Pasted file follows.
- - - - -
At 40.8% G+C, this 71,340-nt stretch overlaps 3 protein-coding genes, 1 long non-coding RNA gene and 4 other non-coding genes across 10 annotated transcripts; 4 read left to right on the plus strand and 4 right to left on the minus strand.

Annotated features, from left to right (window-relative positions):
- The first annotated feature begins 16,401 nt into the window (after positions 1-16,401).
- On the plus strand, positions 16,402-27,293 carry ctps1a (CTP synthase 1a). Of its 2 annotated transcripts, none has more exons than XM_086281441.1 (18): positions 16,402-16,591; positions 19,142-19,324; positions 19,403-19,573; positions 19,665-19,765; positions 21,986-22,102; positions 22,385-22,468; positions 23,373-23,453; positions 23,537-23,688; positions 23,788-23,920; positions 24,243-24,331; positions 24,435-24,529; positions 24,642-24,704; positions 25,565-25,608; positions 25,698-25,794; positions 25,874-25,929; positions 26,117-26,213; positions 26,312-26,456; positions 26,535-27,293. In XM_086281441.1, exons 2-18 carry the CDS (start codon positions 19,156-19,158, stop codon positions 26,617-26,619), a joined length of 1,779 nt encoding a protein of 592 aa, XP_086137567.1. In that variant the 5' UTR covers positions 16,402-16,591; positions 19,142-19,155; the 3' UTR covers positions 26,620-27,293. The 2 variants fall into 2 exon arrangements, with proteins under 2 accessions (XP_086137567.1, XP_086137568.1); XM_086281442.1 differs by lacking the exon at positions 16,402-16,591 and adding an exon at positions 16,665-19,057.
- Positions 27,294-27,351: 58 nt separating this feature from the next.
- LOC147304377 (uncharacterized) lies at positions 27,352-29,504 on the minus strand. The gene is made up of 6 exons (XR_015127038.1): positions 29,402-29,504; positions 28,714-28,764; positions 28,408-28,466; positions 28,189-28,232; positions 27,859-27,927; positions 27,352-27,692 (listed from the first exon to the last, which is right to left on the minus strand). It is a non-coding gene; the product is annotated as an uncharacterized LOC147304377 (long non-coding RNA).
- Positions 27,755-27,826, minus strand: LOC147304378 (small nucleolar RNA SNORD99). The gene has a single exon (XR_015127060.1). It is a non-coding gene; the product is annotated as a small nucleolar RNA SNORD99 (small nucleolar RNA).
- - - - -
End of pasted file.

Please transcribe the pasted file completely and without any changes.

At 40.8% G+C, this 71,340-nt stretch overlaps 3 protein-coding genes, 1 long non-coding RNA gene and 4 other non-coding genes across 10 annotated transcripts; 4 read left to right on the plus strand and 4 right to left on the minus strand.

Annotated features, from left to right (window-relative positions):
- The first annotated feature begins 16,401 nt into the window (after positions 1-16,401).
- On the plus strand, positions 16,402-27,293 carry ctps1a (CTP synthase 1a). Of its 2 annotated transcripts, none has more exons than XM_086281441.1 (18): positions 16,402-16,591; positions 19,142-19,324; positions 19,403-19,573; positions 19,665-19,765; positions 21,986-22,102; positions 22,385-22,468; positions 23,373-23,453; positions 23,537-23,688; positions 23,788-23,920; positions 24,243-24,331; positions 24,435-24,529; positions 24,642-24,704; positions 25,565-25,608; positions 25,698-25,794; positions 25,874-25,929; positions 26,117-26,213; positions 26,312-26,456; positions 26,535-27,293. In XM_086281441.1, exons 2-18 carry the CDS (start codon positions 19,156-19,158, stop codon positions 26,617-26,619), a joined length of 1,779 nt encoding a protein of 592 aa, XP_086137567.1. In that variant the 5' UTR covers positions 16,402-16,591; positions 19,142-19,155; the 3' UTR covers positions 26,620-27,293. The 2 variants fall into 2 exon arrangements, with proteins under 2 accessions (XP_086137567.1, XP_086137568.1); XM_086281442.1 differs by lacking the exon at positions 16,402-16,591 and adding an exon at positions 16,665-19,057.
- Positions 27,294-27,351: 58 nt separating this feature from the next.
- LOC147304377 (uncharacterized) lies at positions 27,352-29,504 on the minus strand. The gene is made up of 6 exons (XR_015127038.1): positions 29,402-29,504; positions 28,714-28,764; positions 28,408-28,466; positions 28,189-28,232; positions 27,859-27,927; positions 27,352-27,692 (listed from the first exon to the last, which is right to left on the minus strand). It is a non-coding gene; the product is annotated as an uncharacterized LOC147304377 (long non-coding RNA).
- Positions 27,755-27,826, minus strand: LOC147304378 (small nucleolar RNA SNORD99). The gene has a single exon (XR_015127060.1). It is a non-coding gene; the product is annotated as a small nucleolar RNA SNORD99 (small nucleolar RNA).